408 Kinlochhourn to Glen Arnisdale

[This walk was completed on the 16th June, 2019]

Just up the road from my B&B at Lochhournhead, a track leads off to the left and crosses over the Lochourn River. A signpost tells me that Corran is only 9 miles away. It may only be 9 miles by foot, but it’s a good 70 miles if you have to drive round by road!

I walk along the track, which takes me first across the flat fields of the Kinloch Hourn Estate, and later should take me up and over the hills.

It’s so peaceful here. Last night, from my bedroom window, I watched deer grazing in this valley. This morning, the deer are gone, and are replaced by a group of white horses.

My track is also the route of the Cape Wrath trail. A wooden bench overlooks the fields and I wonder how many tired hikers have stopped to rest here.

The gate to the Kinloch Hourn Estate is closed, but a helpful sign reassures me that, yes, the footpath really does go through here. You can camp in a nearby field too. I think I saw tents here the other day, but there are none this morning.

The driveway through the estate is lined by trees, included some magnificent Scots Pines.

I pass the Stalker’s Cottage, and am intrigued by the homemade ‘Public Telephone’ sign beside the wall. Look around, but can’t see a phone box. Then I realise the wooden door (on the far right of the photo below) leads into the telephone kiosk.

Beyond the cottage, further signs point me down a path along the side of a house, and I join a track behind the buildings. Over a bridge and into the trees.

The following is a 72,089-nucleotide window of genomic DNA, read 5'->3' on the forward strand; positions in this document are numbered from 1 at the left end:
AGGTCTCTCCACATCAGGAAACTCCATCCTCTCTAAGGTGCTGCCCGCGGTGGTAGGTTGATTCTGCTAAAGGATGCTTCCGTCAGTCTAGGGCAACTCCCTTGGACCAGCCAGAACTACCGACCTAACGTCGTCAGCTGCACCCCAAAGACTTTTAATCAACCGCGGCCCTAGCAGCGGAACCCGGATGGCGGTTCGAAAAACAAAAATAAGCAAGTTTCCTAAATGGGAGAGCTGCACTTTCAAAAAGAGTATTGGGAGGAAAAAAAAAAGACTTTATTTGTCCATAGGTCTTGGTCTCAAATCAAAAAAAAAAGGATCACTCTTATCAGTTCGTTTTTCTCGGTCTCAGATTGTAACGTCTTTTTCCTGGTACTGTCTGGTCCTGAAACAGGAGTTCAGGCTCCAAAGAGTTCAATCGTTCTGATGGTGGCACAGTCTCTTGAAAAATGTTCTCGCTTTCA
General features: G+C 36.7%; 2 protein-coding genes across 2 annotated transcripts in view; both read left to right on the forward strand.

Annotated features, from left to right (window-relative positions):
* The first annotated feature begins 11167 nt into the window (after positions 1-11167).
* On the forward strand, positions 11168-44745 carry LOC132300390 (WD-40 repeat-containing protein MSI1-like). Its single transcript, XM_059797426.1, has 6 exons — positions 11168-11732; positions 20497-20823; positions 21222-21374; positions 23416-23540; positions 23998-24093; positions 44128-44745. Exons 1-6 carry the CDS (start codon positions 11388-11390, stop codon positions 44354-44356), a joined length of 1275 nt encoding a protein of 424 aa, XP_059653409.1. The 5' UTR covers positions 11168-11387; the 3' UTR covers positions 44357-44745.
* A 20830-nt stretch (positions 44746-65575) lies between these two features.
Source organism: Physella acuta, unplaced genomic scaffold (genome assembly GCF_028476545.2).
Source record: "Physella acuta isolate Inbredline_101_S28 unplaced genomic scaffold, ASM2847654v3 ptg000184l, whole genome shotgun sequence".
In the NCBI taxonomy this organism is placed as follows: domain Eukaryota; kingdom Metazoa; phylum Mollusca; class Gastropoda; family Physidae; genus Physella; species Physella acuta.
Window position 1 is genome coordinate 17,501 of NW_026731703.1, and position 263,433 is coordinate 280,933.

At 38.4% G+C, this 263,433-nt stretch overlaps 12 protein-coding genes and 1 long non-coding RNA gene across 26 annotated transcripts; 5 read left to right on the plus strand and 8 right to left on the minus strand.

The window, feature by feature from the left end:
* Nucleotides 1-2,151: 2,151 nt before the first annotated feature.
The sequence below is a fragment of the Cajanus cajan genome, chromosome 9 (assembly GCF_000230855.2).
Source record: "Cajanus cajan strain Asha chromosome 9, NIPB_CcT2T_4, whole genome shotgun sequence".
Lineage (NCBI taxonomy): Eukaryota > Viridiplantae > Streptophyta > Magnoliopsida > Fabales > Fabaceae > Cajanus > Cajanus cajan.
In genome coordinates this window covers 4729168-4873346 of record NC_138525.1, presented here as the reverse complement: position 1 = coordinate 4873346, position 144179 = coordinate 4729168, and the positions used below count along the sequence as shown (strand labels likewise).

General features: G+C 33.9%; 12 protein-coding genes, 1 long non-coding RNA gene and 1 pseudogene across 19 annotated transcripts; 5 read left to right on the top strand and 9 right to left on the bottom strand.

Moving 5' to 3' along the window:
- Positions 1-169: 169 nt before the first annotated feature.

The track climbs steadily, and grows steeper and steeper. Tony (my host at the B&B) warned me it was steep climb up here. It certainly is. Love the tall, old pines.

Eventually, the track flattens somewhat, and I see a gate ahead.

At the gate, I leave the old pine forest and here my track joins another track. I head further up the hill. I’m walking through a steep sided valley, lined with younger trees – mainly silver birches.

As I climb higher, I keep stopping to look down at the views over Kinlochhourn. There’s my B&B, Lochhournhead, below, and the looping river.

The track grows steeper again. This morning, Tony told me the route was fairly straightforward, because all I had to do was follow the pylons. I see what he means now. I’m nearly at the top of the hill, and here they are – the pylons.

I was sure I was nearly at the top of the hill but, like so many hills, when you think you’ve reached the top, you discover you haven’t quite reached it yet. There’s another climb in front of me.

Finally, I’m at the top, and I stop to look back down the way I’ve come. What a view! Shame the light has become very dull – another cloudy day – and not good for photography.

It gets darker still, and begins to rain. I sit down on a rock and pull on my waterproof trousers. Of course, as soon as I’ve got them on, it stops raining! So I sit down again and take them off. Time for a self portrait. Behind me is the valley I’m heading into.

As I set off downhill, the weather continues to improve, the clouds lift higher, and the sun even comes out in brief flashes. Ahead of me, the pylons march, and the track divides into two. Which branch shall I take?